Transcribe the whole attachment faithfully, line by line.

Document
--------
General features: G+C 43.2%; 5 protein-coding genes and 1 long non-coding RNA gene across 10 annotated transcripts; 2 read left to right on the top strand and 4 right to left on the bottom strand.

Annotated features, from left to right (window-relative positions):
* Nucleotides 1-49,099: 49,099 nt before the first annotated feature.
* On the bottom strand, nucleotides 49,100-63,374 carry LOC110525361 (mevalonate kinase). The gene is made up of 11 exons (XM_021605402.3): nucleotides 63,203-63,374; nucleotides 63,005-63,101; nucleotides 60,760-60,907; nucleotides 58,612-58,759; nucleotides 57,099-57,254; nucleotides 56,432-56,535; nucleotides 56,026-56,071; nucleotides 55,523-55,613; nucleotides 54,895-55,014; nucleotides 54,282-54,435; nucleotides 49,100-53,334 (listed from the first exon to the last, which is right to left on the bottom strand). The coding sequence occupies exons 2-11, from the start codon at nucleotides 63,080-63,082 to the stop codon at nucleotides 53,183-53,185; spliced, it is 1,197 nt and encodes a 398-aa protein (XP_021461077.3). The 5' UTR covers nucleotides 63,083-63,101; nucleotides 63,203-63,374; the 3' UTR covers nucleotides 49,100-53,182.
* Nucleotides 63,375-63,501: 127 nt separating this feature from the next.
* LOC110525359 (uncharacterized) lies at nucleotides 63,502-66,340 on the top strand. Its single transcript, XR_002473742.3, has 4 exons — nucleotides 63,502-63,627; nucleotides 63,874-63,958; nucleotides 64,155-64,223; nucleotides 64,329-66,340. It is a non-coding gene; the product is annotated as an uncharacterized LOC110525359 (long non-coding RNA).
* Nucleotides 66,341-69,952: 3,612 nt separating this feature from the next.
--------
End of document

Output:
General features: G+C 43.2%; 5 protein-coding genes and 1 long non-coding RNA gene across 10 annotated transcripts; 2 read left to right on the top strand and 4 right to left on the bottom strand.

Annotated features, from left to right (window-relative positions):
* Nucleotides 1-49,099: 49,099 nt before the first annotated feature.
* On the bottom strand, nucleotides 49,100-63,374 carry LOC110525361 (mevalonate kinase). The gene is made up of 11 exons (XM_021605402.3): nucleotides 63,203-63,374; nucleotides 63,005-63,101; nucleotides 60,760-60,907; nucleotides 58,612-58,759; nucleotides 57,099-57,254; nucleotides 56,432-56,535; nucleotides 56,026-56,071; nucleotides 55,523-55,613; nucleotides 54,895-55,014; nucleotides 54,282-54,435; nucleotides 49,100-53,334 (listed from the first exon to the last, which is right to left on the bottom strand). The coding sequence occupies exons 2-11, from the start codon at nucleotides 63,080-63,082 to the stop codon at nucleotides 53,183-53,185; spliced, it is 1,197 nt and encodes a 398-aa protein (XP_021461077.3). The 5' UTR covers nucleotides 63,083-63,101; nucleotides 63,203-63,374; the 3' UTR covers nucleotides 49,100-53,182.
* Nucleotides 63,375-63,501: 127 nt separating this feature from the next.
* LOC110525359 (uncharacterized) lies at nucleotides 63,502-66,340 on the top strand. Its single transcript, XR_002473742.3, has 4 exons — nucleotides 63,502-63,627; nucleotides 63,874-63,958; nucleotides 64,155-64,223; nucleotides 64,329-66,340. It is a non-coding gene; the product is annotated as an uncharacterized LOC110525359 (long non-coding RNA).
* Nucleotides 66,341-69,952: 3,612 nt separating this feature from the next.